My husband once worked as a substance abuse counselor in Michigan. The center where he counseled made use of the Minnesota Multiphasic Personality Inventory assessment, a psychometric test of personality that scores people along eight diagnoses: hypochondria, hysteria, depression, hysteria, psychopathic deviation, gender interests, paranoia, anxiety, schizophrenia, hypomania, and introversion.
After many years the director of the program decided to drop the evaluation method in favor of the Myers-Briggs personality test.
I’m sure there are many ways to evaluate personality, and all have strengths and weaknesses. But I was intrigued by the reason why the boss eventually parted ways with the MMPI. It was because of the last area of measurement: “social introversion.”
In the MMPI there is at least the implicit suggestion that introversion is undesirable, whereas extroversion is desirable. But is that necessarily so? It is easier to see that hypochondria and hysteria and depression and the others are bad, but is it an aberration of nature to be introverted? If it is, then it is good to counsel someone out of it. But didn’t God make some to be introverts and some to be extroverts?
Was John the Baptist an introvert? I hope so. He sure spent a lot of time alone in the ministry God chose for him. Was not his personality suited to his career? Jeremiah was “formed in the womb” for a very particular ministry. (By the way, he didn’t have many friends either. There was Baruch …)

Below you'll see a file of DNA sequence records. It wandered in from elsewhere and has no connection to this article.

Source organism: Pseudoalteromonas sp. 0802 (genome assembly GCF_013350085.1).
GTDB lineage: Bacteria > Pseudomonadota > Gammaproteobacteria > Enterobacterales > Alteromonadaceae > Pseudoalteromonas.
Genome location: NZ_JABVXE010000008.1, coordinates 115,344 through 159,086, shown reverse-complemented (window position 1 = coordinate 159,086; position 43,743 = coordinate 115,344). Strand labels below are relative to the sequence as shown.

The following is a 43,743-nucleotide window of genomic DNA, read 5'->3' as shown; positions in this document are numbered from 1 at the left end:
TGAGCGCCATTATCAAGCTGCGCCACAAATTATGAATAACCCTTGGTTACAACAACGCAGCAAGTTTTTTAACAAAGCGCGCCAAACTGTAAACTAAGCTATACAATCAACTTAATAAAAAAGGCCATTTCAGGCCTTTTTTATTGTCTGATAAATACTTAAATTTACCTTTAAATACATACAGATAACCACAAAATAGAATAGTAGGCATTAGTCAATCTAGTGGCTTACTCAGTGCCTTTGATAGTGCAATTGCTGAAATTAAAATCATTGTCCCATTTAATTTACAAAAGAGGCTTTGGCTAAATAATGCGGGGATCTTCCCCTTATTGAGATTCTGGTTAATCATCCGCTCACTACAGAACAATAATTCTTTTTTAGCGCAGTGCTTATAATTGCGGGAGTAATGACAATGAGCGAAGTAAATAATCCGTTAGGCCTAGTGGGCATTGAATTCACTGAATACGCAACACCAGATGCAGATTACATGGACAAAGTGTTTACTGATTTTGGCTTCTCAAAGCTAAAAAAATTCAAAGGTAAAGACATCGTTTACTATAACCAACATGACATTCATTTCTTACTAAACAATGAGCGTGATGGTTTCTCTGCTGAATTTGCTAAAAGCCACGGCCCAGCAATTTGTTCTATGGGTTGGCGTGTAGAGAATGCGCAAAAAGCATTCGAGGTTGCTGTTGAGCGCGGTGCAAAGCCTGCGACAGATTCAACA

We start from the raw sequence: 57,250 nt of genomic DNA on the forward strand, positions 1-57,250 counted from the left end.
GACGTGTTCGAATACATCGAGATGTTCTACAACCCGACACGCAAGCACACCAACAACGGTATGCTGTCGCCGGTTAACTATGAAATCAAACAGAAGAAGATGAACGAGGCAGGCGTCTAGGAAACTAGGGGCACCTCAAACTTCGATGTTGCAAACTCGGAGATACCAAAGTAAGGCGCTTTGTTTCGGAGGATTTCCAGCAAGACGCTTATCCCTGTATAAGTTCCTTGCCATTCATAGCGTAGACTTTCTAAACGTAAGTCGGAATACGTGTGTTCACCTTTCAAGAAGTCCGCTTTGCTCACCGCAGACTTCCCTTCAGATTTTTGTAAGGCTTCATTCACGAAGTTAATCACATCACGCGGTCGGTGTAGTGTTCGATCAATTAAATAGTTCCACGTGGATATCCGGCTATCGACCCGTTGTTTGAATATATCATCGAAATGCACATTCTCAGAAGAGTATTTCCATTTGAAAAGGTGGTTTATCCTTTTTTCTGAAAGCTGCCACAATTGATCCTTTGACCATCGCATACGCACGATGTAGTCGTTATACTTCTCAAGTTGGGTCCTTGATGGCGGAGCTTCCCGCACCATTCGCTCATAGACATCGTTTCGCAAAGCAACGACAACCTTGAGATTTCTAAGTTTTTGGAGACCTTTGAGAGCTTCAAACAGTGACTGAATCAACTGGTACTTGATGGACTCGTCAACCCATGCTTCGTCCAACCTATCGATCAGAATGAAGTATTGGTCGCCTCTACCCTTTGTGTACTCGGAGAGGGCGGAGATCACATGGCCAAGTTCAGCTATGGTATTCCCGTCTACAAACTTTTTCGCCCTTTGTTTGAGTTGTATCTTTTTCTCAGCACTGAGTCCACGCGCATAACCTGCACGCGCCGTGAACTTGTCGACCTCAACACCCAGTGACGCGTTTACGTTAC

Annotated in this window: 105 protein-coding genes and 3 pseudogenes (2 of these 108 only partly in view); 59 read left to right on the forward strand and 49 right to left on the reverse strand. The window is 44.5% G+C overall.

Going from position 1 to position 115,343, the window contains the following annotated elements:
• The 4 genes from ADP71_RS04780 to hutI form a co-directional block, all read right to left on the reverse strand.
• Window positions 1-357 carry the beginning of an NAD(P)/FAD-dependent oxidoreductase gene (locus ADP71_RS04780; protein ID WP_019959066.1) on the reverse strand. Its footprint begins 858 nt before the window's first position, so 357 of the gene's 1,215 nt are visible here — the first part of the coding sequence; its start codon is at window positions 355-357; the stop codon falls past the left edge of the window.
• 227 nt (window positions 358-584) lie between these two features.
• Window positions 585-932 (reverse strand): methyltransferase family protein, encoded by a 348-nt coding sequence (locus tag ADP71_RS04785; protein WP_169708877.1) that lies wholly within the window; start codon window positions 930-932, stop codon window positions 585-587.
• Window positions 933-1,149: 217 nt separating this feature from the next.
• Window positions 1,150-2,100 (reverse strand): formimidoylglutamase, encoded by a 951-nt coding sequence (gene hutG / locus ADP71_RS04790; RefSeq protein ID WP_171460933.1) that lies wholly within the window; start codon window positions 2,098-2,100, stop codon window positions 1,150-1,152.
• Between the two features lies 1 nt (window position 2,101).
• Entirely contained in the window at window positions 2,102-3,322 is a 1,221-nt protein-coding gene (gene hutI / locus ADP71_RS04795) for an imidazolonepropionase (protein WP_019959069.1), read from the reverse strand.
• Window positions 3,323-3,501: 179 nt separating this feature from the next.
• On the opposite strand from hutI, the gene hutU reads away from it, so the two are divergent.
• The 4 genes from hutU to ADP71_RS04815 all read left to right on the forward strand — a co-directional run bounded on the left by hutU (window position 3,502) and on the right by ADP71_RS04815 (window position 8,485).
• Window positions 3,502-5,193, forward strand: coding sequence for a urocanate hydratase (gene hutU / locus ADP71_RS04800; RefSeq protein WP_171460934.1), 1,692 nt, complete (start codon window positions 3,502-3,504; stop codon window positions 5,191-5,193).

Where the rubber meets the road in our opinion of whether introversion is dysfunctional is in cases like the following: There was a man in a prison Christian prayer support group who was continually bypassed as a leader of the group. As a result, the inmate felt worthless in the kingdom of God: If he could not be a leader, what value could he possibly have? One day a more insightful brother pointed out to the man that although he did not have the gifts of a leader, he had well-developed gifts of empathy that the leader may not have had.
It was a revolutionary and empowering realization for that inmate when he finally understood that gifts are varied and complementary and that God has not called one gift better than the other. A man is no better or worse if from his seat on a train he chooses to look at cows instead of people.
Fellow introverts! Let us be pleased with the personalities God has given us, and let us resist envy:
“[W]hen they measure themselves by one another and compare themselves with one another, they are without understanding” (2 Corinthians 10:12, ESV).